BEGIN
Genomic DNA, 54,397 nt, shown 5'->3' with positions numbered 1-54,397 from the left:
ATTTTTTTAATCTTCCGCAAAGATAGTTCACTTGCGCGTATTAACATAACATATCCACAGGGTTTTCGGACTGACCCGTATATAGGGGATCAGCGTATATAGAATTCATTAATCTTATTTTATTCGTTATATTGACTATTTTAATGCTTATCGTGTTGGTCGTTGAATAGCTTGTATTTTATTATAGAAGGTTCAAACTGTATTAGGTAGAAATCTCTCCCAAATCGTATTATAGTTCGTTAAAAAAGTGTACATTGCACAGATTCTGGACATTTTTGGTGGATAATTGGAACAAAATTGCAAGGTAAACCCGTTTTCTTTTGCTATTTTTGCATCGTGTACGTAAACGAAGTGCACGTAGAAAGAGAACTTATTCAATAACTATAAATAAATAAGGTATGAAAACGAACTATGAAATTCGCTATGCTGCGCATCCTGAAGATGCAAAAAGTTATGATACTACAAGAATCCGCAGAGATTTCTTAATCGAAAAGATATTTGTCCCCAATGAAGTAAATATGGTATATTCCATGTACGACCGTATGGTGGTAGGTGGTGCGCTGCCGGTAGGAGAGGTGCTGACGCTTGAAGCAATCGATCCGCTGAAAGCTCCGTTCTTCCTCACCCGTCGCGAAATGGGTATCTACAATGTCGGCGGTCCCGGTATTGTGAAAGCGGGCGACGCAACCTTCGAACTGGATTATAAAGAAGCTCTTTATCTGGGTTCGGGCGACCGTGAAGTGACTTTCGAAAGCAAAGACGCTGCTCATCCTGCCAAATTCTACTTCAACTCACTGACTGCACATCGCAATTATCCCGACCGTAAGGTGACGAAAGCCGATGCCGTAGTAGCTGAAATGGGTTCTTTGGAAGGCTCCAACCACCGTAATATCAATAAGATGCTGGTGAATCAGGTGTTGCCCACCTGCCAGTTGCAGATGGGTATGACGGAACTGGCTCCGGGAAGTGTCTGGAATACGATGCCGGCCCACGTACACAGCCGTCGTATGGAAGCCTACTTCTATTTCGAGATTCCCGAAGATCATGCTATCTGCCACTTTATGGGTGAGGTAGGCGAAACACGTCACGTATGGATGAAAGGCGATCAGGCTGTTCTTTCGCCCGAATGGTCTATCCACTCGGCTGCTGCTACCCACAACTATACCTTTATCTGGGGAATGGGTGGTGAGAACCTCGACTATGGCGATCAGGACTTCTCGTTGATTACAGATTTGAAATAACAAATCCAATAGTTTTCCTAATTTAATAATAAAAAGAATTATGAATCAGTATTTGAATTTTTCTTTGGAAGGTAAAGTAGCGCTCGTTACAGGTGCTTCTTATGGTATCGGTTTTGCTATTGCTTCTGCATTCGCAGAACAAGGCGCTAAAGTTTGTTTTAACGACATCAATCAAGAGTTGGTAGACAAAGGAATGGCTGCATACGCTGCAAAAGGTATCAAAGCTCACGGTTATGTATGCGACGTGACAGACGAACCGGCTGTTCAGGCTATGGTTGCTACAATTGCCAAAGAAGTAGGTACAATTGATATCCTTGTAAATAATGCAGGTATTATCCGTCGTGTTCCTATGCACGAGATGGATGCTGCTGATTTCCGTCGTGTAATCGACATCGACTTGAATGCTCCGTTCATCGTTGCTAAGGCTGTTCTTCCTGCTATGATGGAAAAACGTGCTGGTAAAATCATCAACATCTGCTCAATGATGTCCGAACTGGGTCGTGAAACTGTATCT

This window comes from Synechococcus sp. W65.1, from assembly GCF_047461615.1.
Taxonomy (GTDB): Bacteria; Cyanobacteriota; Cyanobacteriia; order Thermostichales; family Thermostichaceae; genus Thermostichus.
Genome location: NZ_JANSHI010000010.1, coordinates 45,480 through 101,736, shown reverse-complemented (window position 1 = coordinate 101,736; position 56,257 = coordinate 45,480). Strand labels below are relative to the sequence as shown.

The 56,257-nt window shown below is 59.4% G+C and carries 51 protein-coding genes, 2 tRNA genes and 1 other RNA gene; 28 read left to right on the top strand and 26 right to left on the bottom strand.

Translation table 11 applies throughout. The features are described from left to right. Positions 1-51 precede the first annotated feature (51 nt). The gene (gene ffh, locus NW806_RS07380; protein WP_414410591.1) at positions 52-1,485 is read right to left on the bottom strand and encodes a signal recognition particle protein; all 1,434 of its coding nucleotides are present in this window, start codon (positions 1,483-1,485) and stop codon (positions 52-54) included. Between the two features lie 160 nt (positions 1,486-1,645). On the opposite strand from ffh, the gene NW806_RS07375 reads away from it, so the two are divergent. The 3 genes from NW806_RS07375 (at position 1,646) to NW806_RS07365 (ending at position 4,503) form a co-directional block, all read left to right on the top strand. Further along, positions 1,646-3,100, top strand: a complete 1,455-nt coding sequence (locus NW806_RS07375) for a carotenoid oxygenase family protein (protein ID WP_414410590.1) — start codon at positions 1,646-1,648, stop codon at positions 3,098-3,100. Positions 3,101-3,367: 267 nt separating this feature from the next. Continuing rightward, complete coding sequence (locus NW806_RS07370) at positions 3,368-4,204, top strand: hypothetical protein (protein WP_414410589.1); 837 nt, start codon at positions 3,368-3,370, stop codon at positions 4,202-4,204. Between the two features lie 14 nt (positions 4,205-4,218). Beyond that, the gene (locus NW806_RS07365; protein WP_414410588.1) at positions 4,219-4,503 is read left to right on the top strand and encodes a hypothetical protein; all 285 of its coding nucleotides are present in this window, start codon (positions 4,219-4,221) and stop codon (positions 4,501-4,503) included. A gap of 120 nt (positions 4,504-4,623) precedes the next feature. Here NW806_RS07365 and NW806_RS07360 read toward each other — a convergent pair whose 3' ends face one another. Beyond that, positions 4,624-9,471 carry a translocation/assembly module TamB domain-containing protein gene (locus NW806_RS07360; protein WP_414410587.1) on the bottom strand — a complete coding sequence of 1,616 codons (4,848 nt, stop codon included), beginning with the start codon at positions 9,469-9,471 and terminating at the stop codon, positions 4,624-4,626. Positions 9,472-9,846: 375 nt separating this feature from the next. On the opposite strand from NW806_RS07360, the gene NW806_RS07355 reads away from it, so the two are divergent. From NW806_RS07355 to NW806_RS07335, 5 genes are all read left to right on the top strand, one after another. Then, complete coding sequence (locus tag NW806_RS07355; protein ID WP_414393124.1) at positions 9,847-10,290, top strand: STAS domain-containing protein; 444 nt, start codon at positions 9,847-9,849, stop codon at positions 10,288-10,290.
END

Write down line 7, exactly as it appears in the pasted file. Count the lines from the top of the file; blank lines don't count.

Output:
Translation table 11 applies throughout. The features are described from left to right. Positions 1-51 precede the first annotated feature (51 nt). The gene (gene ffh, locus NW806_RS07380; protein WP_414410591.1) at positions 52-1,485 is read right to left on the bottom strand and encodes a signal recognition particle protein; all 1,434 of its coding nucleotides are present in this window, start codon (positions 1,483-1,485) and stop codon (positions 52-54) included. Between the two features lie 160 nt (positions 1,486-1,645). On the opposite strand from ffh, the gene NW806_RS07375 reads away from it, so the two are divergent. The 3 genes from NW806_RS07375 (at position 1,646) to NW806_RS07365 (ending at position 4,503) form a co-directional block, all read left to right on the top strand. Further along, positions 1,646-3,100, top strand: a complete 1,455-nt coding sequence (locus NW806_RS07375) for a carotenoid oxygenase family protein (protein ID WP_414410590.1) — start codon at positions 1,646-1,648, stop codon at positions 3,098-3,100. Positions 3,101-3,367: 267 nt separating this feature from the next. Continuing rightward, complete coding sequence (locus NW806_RS07370) at positions 3,368-4,204, top strand: hypothetical protein (protein WP_414410589.1); 837 nt, start codon at positions 3,368-3,370, stop codon at positions 4,202-4,204. Between the two features lie 14 nt (positions 4,205-4,218). Beyond that, the gene (locus NW806_RS07365; protein WP_414410588.1) at positions 4,219-4,503 is read left to right on the top strand and encodes a hypothetical protein; all 285 of its coding nucleotides are present in this window, start codon (positions 4,219-4,221) and stop codon (positions 4,501-4,503) included. A gap of 120 nt (positions 4,504-4,623) precedes the next feature. Here NW806_RS07365 and NW806_RS07360 read toward each other — a convergent pair whose 3' ends face one another. Beyond that, positions 4,624-9,471 carry a translocation/assembly module TamB domain-containing protein gene (locus NW806_RS07360; protein WP_414410587.1) on the bottom strand — a complete coding sequence of 1,616 codons (4,848 nt, stop codon included), beginning with the start codon at positions 9,469-9,471 and terminating at the stop codon, positions 4,624-4,626. Positions 9,472-9,846: 375 nt separating this feature from the next. On the opposite strand from NW806_RS07360, the gene NW806_RS07355 reads away from it, so the two are divergent. From NW806_RS07355 to NW806_RS07335, 5 genes are all read left to right on the top strand, one after another. Then, complete coding sequence (locus tag NW806_RS07355; protein ID WP_414393124.1) at positions 9,847-10,290, top strand: STAS domain-containing protein; 444 nt, start codon at positions 9,847-9,849, stop codon at positions 10,288-10,290.